Monday, July 12, 2010


So now I have three favorite albums of 2010. The Drive-By Truckers' The Big To-Do, The Black Keys' Brothers and now I'll add The Roots' How I Got Over.

It's not secret to long time No Expiration readers know that I'm a big fan of The Roots and their drummer Questlove.

I'll admit that I was a bit worried when I heard that they were collaborating with indie-rock artists (many of whom they met on Jimmy Fallon's show).  Questlove is the kind of guy who appreciates all kind of music, and who seems to get along with everyone. The ladies from Dirty Projectors (one of the most overrated bands in recent memory - but the ladies did a great job backing up Black Star on Fallon a few months back) sing on the intro piece, "A Peace Of Light." Some of the guys from Monsters Of Folk are featured on "Dear God 2.0," a sequel to their song "Dear God" written by Jim James (of My Morning Jacket). That works really really well. Indie harp artist Joanna Newsom is on "Right On," and Patty Crash is on "The Day," which is one of the true highlights. My favorite collab is with John Legend, who sings on "The Fire." (They also sample him on the previous song, "Doin' It Again.") (Now I really can't wait for the Legend/Roots album featuring a number of socially relevant covers).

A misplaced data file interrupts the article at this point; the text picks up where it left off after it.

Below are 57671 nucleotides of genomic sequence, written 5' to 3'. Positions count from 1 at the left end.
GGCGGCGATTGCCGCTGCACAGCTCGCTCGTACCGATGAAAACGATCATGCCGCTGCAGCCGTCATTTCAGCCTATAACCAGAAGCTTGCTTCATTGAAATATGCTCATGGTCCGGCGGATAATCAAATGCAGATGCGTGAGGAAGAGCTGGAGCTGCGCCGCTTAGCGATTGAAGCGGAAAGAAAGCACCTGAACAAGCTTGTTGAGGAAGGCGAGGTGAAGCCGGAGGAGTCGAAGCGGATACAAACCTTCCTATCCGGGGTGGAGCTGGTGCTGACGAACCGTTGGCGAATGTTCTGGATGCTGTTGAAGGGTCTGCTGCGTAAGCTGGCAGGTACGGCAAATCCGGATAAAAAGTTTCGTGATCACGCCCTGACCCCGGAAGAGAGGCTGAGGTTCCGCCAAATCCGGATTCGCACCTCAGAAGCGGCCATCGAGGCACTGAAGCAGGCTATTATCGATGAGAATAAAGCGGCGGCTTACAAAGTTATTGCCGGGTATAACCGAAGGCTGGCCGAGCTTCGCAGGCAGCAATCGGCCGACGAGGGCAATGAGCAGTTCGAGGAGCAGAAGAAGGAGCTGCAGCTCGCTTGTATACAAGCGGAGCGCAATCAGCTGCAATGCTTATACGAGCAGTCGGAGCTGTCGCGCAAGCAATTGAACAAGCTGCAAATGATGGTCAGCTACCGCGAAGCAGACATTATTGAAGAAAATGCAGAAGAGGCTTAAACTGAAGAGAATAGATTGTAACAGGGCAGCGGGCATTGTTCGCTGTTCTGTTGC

The Roots have always been great at collaborating without losing their sound, and I think the Fallon show has only strengthened that, so it always ends up sounding like them. There's also hip-hop guests, some who have worked with the band before (Peedi Peedi, P.O.R.N. and Dice Raw), and at least one newer name (STS).

The centerpiece of the album, and my favorite song, is the title track, which features Dice Raw.  And I think Black Thought even sings a bit on that track! The lyric is one of their best ever: "Out on the street, where I grew up, first thing you learn is not to give a fuck.  That kind of thinking will get you nowhere. Someone has to care!" Who else is writing stuff so simple, poignant and elegant these days.  That puts them in Marvin Gaye/Curtis Mayfield turf. When you're there, you don't have to worry about keeping up with wacka flacka or drake. They're not so much about this moment in hip-hop, they're timeless.  That's how I've always felt about the group, but this album hammers it home.

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